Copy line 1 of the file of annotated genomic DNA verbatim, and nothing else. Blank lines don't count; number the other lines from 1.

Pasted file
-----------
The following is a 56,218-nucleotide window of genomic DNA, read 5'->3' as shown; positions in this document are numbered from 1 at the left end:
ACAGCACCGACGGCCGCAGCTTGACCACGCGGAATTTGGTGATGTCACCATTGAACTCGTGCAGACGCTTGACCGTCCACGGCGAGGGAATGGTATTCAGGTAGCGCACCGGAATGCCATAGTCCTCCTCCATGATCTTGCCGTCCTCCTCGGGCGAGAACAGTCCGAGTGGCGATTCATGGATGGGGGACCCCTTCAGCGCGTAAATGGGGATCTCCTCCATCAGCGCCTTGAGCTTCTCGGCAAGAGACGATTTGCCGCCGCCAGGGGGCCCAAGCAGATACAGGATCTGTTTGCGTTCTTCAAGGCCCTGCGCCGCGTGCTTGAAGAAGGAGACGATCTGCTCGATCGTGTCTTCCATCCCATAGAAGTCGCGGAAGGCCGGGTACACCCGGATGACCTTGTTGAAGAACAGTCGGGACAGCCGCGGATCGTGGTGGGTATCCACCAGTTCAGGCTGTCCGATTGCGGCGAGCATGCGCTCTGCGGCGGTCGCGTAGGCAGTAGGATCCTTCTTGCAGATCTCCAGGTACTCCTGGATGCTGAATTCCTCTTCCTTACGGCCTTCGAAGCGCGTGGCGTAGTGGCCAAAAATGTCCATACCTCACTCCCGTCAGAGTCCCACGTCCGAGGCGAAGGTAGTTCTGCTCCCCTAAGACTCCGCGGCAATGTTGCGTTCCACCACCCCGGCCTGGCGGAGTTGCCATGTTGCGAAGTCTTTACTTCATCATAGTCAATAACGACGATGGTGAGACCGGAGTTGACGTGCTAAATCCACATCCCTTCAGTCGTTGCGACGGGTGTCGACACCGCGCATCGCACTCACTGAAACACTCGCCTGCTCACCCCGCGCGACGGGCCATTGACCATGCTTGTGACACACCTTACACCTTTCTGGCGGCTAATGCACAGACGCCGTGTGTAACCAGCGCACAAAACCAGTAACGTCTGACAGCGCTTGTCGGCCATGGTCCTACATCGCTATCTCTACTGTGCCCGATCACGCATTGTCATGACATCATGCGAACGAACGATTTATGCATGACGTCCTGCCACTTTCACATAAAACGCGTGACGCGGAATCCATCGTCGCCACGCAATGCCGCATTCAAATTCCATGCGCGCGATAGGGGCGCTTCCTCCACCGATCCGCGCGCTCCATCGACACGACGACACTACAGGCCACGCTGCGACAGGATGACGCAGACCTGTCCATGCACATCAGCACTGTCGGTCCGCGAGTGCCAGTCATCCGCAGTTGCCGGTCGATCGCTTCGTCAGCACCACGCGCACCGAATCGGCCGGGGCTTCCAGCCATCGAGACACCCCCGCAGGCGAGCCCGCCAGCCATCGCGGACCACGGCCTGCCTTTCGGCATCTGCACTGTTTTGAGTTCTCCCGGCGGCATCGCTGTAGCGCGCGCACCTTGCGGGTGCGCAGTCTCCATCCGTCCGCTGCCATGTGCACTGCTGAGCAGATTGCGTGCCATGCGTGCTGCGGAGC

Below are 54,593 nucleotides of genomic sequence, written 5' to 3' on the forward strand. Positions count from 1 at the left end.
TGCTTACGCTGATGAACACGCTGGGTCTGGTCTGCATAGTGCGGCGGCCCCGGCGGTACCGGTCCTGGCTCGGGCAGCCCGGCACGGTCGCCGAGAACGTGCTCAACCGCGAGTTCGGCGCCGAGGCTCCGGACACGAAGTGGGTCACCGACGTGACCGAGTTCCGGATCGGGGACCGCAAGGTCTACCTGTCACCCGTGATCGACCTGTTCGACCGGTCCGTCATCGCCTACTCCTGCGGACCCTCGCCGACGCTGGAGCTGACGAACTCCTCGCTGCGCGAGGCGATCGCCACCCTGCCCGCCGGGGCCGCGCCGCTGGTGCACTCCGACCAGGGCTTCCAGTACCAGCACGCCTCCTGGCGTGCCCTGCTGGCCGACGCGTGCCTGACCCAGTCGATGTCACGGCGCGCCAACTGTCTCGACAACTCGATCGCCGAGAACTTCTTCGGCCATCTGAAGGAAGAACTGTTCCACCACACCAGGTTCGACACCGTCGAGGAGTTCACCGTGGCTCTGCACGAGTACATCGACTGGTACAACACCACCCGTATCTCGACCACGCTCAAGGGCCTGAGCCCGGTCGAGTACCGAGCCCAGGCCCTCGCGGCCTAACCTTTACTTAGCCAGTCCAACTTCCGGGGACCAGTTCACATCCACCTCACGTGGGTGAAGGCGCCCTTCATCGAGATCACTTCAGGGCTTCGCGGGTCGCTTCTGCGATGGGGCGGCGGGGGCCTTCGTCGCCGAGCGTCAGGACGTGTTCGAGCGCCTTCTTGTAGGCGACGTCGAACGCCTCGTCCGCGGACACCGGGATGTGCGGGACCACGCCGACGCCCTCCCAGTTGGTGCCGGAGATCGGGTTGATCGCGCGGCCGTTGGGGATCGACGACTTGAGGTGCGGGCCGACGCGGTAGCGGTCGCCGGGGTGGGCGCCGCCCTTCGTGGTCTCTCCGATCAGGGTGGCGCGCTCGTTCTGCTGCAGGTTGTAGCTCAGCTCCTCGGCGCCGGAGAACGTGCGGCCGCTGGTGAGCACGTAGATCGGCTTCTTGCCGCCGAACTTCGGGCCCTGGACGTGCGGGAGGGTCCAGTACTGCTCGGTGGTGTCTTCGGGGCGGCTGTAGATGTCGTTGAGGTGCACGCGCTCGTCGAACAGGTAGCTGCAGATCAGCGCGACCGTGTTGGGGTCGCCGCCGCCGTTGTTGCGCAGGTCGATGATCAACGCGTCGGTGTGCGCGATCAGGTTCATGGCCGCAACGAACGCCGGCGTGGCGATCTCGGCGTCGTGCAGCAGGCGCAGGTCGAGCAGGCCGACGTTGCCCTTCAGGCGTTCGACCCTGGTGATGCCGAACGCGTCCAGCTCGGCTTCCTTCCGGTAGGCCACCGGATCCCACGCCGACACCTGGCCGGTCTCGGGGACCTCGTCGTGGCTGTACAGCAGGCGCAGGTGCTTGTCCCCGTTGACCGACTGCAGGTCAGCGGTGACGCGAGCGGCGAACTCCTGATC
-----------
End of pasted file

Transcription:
The following is a 56,218-nucleotide window of genomic DNA, read 5'->3' as shown; positions in this document are numbered from 1 at the left end: